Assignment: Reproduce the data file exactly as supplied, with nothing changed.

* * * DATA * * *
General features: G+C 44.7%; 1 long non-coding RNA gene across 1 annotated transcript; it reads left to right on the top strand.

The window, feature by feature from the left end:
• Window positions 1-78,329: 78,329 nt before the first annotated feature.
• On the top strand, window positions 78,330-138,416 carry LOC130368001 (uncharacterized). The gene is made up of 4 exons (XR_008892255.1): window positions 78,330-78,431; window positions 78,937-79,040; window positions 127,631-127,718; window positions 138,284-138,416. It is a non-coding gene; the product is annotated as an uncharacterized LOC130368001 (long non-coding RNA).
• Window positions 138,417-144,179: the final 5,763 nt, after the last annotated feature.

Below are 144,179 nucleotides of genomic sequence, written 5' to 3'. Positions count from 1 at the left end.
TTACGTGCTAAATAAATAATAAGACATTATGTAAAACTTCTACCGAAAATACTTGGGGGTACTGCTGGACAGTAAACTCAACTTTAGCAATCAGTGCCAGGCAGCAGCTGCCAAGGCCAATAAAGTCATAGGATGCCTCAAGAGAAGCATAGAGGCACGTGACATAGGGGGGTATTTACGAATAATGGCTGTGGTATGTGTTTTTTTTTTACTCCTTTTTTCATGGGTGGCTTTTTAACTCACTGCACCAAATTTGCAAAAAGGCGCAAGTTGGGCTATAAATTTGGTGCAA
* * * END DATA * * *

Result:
General features: G+C 44.7%; 1 long non-coding RNA gene across 1 annotated transcript; it reads left to right on the top strand.

The window, feature by feature from the left end:
• Window positions 1-78,329: 78,329 nt before the first annotated feature.
• On the top strand, window positions 78,330-138,416 carry LOC130368001 (uncharacterized). The gene is made up of 4 exons (XR_008892255.1): window positions 78,330-78,431; window positions 78,937-79,040; window positions 127,631-127,718; window positions 138,284-138,416. It is a non-coding gene; the product is annotated as an uncharacterized LOC130368001 (long non-coding RNA).
• Window positions 138,417-144,179: the final 5,763 nt, after the last annotated feature.

Below are 144,179 nucleotides of genomic sequence, written 5' to 3'. Positions count from 1 at the left end.
TTACGTGCTAAATAAATAATAAGACATTATGTAAAACTTCTACCGAAAATACTTGGGGGTACTGCTGGACAGTAAACTCAACTTTAGCAATCAGTGCCAGGCAGCAGCTGCCAAGGCCAATAAAGTCATAGGATGCCTCAAGAGAAGCATAGAGGCACGTGACATAGGGGGGTATTTACGAATAATGGCTGTGGTATGTGTTTTTTTTTTACTCCTTTTTTCATGGGTGGCTTTTTAACTCACTGCACCAAATTTGCAAAAAGGCGCAAGTTGGGCTATAAATTTGGTGCAA